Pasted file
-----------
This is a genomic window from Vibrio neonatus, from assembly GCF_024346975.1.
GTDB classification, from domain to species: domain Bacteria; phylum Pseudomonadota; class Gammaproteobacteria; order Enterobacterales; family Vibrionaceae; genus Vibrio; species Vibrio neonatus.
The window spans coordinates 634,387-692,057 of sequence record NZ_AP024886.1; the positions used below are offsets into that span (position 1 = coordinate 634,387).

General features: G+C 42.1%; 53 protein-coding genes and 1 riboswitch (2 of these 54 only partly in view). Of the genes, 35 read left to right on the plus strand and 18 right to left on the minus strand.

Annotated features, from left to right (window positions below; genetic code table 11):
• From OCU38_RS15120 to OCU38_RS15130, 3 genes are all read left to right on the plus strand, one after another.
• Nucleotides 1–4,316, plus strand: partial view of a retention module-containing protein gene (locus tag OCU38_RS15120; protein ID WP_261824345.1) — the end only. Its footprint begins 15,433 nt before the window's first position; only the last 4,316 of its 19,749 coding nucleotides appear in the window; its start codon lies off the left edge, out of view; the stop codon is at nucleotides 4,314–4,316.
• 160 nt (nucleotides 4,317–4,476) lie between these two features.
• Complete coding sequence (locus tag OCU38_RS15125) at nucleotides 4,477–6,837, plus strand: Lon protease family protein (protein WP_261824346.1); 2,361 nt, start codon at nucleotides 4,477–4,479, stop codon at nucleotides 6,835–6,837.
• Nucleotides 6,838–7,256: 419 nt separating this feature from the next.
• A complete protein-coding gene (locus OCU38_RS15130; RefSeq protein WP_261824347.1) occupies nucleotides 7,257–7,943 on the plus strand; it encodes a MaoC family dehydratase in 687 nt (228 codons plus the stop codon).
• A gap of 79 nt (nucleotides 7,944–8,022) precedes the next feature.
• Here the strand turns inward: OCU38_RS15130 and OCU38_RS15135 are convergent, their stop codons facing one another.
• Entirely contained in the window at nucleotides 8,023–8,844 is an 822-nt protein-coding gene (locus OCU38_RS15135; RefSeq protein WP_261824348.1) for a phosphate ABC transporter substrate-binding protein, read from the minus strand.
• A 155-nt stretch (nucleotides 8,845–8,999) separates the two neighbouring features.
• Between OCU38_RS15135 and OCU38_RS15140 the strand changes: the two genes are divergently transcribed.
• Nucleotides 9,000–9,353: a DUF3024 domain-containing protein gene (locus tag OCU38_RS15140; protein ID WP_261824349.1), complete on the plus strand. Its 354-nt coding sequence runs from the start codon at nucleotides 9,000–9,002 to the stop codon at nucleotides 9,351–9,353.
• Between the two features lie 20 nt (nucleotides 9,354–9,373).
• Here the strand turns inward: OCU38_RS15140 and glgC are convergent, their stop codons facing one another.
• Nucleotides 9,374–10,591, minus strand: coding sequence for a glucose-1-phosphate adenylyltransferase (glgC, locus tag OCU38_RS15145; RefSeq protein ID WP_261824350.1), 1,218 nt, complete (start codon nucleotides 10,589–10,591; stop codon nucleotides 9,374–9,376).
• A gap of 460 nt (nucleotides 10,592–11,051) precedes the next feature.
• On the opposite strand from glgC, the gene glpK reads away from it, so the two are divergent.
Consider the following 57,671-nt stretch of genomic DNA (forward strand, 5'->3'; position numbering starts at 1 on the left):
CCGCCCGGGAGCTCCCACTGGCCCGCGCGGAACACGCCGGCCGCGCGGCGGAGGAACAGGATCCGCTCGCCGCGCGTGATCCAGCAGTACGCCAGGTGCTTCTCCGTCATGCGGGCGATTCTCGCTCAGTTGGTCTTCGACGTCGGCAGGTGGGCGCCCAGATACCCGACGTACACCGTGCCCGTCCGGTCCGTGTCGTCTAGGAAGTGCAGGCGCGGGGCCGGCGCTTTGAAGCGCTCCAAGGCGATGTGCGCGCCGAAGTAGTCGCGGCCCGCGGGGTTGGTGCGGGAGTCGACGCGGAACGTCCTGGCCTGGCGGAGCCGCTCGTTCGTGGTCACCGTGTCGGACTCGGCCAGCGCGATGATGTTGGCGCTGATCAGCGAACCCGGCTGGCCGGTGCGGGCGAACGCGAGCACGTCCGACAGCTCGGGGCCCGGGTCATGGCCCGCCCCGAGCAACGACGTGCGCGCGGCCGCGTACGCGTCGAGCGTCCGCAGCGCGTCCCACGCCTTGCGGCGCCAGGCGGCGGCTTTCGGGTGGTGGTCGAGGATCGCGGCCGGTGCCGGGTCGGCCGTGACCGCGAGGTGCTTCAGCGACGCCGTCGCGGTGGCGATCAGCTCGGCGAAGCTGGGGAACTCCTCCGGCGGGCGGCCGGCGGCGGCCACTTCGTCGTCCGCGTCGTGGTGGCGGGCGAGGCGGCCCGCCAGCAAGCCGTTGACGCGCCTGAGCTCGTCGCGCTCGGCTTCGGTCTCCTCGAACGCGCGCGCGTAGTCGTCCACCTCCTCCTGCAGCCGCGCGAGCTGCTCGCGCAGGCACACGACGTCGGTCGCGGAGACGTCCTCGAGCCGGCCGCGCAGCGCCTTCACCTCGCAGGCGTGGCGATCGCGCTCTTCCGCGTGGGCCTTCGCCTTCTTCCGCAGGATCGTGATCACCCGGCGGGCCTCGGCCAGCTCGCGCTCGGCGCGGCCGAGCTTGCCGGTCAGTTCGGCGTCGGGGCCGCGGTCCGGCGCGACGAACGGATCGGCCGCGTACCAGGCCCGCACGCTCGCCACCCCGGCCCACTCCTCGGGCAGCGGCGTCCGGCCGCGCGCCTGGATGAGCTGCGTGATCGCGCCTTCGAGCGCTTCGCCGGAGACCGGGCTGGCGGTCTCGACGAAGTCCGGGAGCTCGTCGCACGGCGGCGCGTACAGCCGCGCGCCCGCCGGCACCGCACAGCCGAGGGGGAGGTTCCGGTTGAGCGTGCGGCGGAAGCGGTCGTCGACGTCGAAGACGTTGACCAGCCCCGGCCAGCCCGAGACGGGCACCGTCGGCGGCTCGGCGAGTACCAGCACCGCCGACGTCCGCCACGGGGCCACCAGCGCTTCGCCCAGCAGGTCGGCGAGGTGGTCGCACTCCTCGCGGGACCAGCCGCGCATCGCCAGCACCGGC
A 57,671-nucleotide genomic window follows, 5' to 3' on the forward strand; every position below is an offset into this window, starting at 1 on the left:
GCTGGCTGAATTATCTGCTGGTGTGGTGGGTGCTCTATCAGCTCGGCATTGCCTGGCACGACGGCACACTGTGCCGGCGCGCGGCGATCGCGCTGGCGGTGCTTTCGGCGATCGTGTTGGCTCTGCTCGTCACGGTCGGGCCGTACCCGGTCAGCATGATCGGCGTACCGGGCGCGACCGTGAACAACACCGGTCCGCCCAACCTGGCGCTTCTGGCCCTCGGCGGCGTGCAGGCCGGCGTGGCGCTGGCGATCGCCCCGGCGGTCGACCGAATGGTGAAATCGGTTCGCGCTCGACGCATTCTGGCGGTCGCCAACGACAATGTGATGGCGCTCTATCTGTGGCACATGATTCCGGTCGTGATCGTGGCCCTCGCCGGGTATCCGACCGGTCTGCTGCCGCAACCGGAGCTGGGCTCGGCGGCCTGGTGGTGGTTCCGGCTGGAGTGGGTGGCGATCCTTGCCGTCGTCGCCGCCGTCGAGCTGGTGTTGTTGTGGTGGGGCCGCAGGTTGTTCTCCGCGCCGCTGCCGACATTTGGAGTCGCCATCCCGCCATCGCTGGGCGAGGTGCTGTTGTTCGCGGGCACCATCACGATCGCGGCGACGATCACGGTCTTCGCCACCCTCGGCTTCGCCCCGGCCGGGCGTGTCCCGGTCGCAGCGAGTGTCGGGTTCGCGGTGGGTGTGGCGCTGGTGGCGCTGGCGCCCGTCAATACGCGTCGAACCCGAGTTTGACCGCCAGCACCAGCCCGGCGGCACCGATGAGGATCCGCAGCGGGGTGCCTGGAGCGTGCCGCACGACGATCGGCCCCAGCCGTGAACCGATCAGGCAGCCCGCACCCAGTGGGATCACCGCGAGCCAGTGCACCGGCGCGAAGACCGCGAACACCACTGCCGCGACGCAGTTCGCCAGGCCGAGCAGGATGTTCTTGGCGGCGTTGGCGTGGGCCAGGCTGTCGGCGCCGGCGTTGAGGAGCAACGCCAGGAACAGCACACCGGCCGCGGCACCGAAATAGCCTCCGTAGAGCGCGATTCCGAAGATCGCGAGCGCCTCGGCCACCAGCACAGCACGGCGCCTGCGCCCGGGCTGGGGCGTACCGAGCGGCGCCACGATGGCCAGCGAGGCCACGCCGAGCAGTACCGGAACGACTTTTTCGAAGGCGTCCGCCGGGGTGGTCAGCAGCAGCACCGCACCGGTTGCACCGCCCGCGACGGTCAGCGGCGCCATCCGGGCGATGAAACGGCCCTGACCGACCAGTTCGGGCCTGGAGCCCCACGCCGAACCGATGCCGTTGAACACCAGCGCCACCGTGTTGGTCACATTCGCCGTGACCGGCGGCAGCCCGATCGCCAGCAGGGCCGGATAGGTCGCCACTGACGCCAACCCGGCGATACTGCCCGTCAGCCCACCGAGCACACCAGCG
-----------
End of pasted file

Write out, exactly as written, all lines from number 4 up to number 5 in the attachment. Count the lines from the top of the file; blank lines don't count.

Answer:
General features: G+C 42.1%; 53 protein-coding genes and 1 riboswitch (2 of these 54 only partly in view). Of the genes, 35 read left to right on the plus strand and 18 right to left on the minus strand.

Annotated features, from left to right (window positions below; genetic code table 11):